Is there private information in the FX market? The Tokyo experiment
 Journal of Finance
, 1998
"... It is a common view that private information in the foreign exchange market does not exist. We provide evidence against this view. The evidence comes from the introduction of trading in Tokyo over the lunchhour. Lunch return variance doubles with the introduction of trading, which cannot be due to ..."
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Cited by 33 (5 self)
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It is a common view that private information in the foreign exchange market does not exist. We provide evidence against this view. The evidence comes from the introduction of trading in Tokyo over the lunchhour. Lunch return variance doubles with the introduction of trading, which cannot be due to public information since the flow of public information did not change with the trading rules. Having eliminated public information as the cause, we exploit the volatility pattern over the whole day to discriminate between the two alternatives: private information and pricing errors. Three key results support the predictions of privateinformation models. First, the volatility Ushape flattens: greater revelation over lunch leaves a smaller share for the morning and afternoon. Second, the Ushape tilts upward, an implication of information whose private value is transitory. Finally, the morning exhibits a clear Ushape when Tokyo closes over lunch, and it disappears when trading is introduced.
Trading costs and returns for US equities: estimating effective costs from daily data
 Journal of Finance
, 2009
"... The effective cost of trading is usually estimated from transactionlevel data. This study proposes a Gibbs estimate that is based on daily closing prices. In a validation sample, the daily Gibbs estimate achieves a correlation of 0.965 with the transactionlevel estimate. When the Gibbs estimates ar ..."
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Cited by 32 (1 self)
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The effective cost of trading is usually estimated from transactionlevel data. This study proposes a Gibbs estimate that is based on daily closing prices. In a validation sample, the daily Gibbs estimate achieves a correlation of 0.965 with the transactionlevel estimate. When the Gibbs estimates are incorporated into asset pricing specifications over a long historical sample (1926 to 2006), the results suggest that effective cost (as a characteristic) is positively related to stock returns. The relation is strongest in January, but it appears to be distinct from size effects. INVESTIGATIONS INTO THE ROLE of liquidity and transaction costs in asset pricing must generally confront the fact that while many asset pricing tests make use of U.S. equity returns from 1926 onward, the highfrequency data used to estimate trading costs are usually not available prior to 1983. Accordingly, most studies either limit the sample to the post1983 period of common coverage or use the longer historical sample with liquidity proxies estimated from daily data. This paper falls into the latter group. Specifically, I propose a new approach to estimating the effective cost of trading and the common variation in this cost. These estimates are then used in conventional asset pricing specifications with a view to ascertaining the role of trading costs as a characteristic in explaining expected returns. 1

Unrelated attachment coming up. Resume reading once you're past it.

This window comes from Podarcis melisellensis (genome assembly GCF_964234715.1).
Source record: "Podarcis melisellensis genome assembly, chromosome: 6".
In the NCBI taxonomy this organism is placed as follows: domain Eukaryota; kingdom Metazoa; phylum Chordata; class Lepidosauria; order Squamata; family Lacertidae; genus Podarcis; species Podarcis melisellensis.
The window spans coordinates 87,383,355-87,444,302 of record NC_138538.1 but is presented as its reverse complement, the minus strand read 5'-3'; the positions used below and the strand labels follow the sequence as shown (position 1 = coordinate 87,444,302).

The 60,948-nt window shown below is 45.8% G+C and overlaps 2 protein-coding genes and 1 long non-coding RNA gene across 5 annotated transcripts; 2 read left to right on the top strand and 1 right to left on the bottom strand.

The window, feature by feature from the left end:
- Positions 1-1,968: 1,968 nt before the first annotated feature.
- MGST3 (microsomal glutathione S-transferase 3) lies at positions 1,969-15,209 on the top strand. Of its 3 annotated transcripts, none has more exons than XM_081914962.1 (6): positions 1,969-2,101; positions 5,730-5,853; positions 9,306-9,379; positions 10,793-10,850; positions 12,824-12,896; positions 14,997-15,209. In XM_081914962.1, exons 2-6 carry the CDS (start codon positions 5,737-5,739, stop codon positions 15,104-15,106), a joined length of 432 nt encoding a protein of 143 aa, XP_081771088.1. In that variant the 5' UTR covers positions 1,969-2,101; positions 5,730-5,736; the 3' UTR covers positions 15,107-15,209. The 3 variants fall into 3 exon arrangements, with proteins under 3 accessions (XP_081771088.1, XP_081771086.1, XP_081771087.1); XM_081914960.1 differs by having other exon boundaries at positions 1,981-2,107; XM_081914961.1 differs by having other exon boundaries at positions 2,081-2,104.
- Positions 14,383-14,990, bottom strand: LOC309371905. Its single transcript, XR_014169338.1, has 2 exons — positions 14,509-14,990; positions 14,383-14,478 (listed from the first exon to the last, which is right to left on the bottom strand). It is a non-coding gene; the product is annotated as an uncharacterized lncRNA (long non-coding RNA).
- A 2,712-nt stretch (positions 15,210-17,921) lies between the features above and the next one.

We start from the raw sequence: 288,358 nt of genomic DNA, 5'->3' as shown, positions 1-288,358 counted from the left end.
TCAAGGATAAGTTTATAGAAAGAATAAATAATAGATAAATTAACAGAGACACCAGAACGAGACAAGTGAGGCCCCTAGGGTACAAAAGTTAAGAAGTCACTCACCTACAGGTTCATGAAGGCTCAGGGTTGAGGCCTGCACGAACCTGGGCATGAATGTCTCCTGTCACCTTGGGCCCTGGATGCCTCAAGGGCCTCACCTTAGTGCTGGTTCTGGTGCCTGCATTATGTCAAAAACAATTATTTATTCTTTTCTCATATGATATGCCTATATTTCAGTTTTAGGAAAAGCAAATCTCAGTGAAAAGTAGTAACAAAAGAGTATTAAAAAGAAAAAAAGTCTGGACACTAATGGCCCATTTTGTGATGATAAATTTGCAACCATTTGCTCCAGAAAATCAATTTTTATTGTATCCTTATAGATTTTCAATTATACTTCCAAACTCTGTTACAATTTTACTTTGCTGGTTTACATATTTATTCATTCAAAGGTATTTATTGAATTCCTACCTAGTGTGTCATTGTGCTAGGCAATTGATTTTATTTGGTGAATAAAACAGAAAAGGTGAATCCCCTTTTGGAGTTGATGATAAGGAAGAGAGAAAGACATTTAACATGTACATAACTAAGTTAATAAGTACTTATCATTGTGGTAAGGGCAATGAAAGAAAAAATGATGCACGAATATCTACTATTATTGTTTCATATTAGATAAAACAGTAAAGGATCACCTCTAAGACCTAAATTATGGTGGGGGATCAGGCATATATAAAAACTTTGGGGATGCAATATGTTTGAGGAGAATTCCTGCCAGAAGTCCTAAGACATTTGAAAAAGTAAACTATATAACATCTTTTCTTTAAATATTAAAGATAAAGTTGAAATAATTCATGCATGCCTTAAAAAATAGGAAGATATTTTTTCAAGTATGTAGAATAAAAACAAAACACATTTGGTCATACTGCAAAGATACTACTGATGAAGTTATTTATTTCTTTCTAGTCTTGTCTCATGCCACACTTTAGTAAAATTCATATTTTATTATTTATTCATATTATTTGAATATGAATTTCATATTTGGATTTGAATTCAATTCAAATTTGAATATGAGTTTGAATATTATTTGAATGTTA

Consistent Highprecision Volatility from Highfrequency Data
, 2001
"... Estimates of daily volatility are investigated. Realized volatility can be computed from returns observed over time intervals of different sizes. For simple statistical reasons, volatility estimators based on highfrequency returns have been proposed, but such estimators are found to be strongly bi ..."
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Cited by 29 (4 self)
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Estimates of daily volatility are investigated. Realized volatility can be computed from returns observed over time intervals of different sizes. For simple statistical reasons, volatility estimators based on highfrequency returns have been proposed, but such estimators are found to be strongly biased as compared to volatilities of daily returns. This bias originates from microstructure effects in the price formation. For foreign exchange, the relevant microstructure effect is the incoherent price formation, which leads to a strong negative firstorder autocorrelation ρ 1 40 % for tickbytick returns and to the volatility bias. On the basis of a simple theoretical model for foreign exchange data, the incoherent term can be filtered away from the tickbytick price series. With filtered prices, the daily volatility can be estimated using the information contained in highfrequency data, providing a highprecision measure of volatility at any time interval.
The Illiquidity of Corporate Bonds
, 2010
"... This paper examines the illiquidity of corporate bonds and its assetpricing implications. Using transactionlevel data from 2003 through 2009, we show that the illiquidity in corporate bonds is substantial, significantly greater than what can be explained by bidask spreads. We establish a strong li ..."